change could be implemented right now by the states. It's
      called "instant runoff voting," or IRV. Under IRV, which is
      currently used to elect the president of Ireland and the mayor
      of London, voters simply rank the candidates (1, 2, 3) in order
      of preference. In the coming presidential race, some voters on
      the left would be able to rank Nader first and Gore second. On
      the right, a good number of voters might very well rank
      Buchanan first and Bush second.

      If a candidate wins an outright majority of first-preference
      votes, the count is over and that candidate is declared the
      winner. But if not, the last-place finisher is eliminated, and
      ballots cast for that candidate are counted for the next-choice
      candidate.

      The result of this simple change in the voting system is to
      allow people to vote affirmatively for their candidate of choice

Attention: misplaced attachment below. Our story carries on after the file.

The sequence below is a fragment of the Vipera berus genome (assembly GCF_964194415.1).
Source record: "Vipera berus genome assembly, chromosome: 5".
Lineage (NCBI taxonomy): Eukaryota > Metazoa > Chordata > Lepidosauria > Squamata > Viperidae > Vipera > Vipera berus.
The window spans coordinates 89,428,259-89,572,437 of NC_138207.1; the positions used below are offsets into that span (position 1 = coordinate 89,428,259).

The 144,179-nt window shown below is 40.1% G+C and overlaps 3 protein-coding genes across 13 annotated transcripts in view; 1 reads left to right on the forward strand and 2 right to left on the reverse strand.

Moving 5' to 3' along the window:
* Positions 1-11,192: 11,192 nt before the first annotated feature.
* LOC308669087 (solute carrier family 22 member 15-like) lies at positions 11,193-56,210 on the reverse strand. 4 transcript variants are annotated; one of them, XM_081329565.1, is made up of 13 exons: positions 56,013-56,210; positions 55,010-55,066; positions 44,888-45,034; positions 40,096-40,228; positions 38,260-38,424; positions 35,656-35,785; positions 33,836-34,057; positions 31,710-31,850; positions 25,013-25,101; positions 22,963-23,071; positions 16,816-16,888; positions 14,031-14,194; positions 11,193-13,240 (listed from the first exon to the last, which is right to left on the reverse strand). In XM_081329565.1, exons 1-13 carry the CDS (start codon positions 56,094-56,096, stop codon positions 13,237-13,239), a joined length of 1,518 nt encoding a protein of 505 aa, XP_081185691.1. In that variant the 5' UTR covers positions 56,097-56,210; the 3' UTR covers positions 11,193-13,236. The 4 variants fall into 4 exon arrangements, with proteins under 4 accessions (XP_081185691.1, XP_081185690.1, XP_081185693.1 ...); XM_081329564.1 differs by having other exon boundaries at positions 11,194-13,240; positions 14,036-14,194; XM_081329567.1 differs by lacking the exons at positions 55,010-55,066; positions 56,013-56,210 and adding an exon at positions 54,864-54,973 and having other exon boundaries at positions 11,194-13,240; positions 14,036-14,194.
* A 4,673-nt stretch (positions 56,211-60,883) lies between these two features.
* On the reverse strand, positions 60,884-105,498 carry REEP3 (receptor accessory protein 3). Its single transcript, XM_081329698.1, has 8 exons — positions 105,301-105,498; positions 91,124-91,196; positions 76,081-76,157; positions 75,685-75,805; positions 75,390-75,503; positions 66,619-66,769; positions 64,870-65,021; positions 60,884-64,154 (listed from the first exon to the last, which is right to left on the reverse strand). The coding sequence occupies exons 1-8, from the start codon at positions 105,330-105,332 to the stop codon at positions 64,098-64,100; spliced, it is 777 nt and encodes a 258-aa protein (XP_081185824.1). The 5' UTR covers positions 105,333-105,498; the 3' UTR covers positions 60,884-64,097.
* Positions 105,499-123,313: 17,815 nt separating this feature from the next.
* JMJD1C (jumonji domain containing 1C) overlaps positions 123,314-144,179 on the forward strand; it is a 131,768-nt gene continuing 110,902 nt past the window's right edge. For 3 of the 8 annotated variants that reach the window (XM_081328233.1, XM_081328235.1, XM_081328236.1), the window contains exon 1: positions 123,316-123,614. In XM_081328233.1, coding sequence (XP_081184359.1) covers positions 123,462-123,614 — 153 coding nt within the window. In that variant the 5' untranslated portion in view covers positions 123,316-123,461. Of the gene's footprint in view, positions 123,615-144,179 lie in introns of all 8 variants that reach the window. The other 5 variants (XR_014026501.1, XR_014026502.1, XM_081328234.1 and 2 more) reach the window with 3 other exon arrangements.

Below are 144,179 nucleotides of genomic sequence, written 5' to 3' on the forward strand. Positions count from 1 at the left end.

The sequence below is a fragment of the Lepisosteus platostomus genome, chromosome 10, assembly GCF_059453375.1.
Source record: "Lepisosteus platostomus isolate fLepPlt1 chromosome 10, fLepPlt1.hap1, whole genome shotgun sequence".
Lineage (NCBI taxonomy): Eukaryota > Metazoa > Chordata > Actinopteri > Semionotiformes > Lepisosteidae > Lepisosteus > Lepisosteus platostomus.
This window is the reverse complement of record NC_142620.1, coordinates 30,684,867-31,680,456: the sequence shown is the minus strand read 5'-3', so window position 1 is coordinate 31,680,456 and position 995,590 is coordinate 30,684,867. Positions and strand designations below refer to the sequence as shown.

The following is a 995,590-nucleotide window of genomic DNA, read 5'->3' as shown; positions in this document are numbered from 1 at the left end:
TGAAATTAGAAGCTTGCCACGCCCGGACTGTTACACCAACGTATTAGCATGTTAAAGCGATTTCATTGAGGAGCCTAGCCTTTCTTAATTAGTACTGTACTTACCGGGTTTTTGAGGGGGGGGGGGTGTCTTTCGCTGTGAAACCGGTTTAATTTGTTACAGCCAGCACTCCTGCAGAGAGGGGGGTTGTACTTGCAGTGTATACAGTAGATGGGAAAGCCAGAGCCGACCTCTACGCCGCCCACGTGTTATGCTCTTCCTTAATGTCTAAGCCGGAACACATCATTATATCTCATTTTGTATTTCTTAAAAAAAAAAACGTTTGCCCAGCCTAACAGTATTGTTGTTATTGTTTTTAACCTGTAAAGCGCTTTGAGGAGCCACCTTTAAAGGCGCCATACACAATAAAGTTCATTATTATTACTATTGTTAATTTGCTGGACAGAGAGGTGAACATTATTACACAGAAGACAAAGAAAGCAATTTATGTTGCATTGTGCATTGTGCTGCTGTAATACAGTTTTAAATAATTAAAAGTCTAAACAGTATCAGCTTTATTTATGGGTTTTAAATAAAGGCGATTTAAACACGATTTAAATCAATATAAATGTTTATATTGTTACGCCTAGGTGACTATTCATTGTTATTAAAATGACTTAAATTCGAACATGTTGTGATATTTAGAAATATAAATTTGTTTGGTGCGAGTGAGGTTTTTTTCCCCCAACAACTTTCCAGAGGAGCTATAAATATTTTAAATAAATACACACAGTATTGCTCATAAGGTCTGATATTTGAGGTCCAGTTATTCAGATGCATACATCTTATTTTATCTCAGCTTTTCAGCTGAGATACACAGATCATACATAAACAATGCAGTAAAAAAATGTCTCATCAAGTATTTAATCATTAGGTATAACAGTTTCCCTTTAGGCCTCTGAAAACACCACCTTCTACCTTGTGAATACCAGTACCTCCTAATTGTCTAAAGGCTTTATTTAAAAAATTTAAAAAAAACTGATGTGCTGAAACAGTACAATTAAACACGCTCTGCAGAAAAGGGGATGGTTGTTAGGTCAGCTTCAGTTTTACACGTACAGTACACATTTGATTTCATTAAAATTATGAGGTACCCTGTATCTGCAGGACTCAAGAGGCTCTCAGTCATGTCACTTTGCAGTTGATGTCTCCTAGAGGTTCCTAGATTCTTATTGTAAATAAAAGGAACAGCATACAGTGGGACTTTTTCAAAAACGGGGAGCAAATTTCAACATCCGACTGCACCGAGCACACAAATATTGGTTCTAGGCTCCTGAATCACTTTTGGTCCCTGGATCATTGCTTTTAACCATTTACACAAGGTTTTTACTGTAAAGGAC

without wasting their votes outright or handing the election to a
      candidate with whom they strongly disagree. It empowers
      voters while making major-party candidates less vulnerable to
      spoilers.

      Proportional allocation of electoral college seats--on a
      state-by-state basis--would also address the spoiler problem.
      This plan, advocated by both Franklin Roosevelt and Richard
      Nixon during their presidencies, would also permit voters to
      express their true preferences at the polls.

      A state can change the way it votes for president virtually
      overnight through a simple statute. The long-term health of our
      democracy suffers from our present system. It's time to change
      it and make American democracy safe for diversity.

      (The writer is vice president of the Center for Voting and
      Democracy.)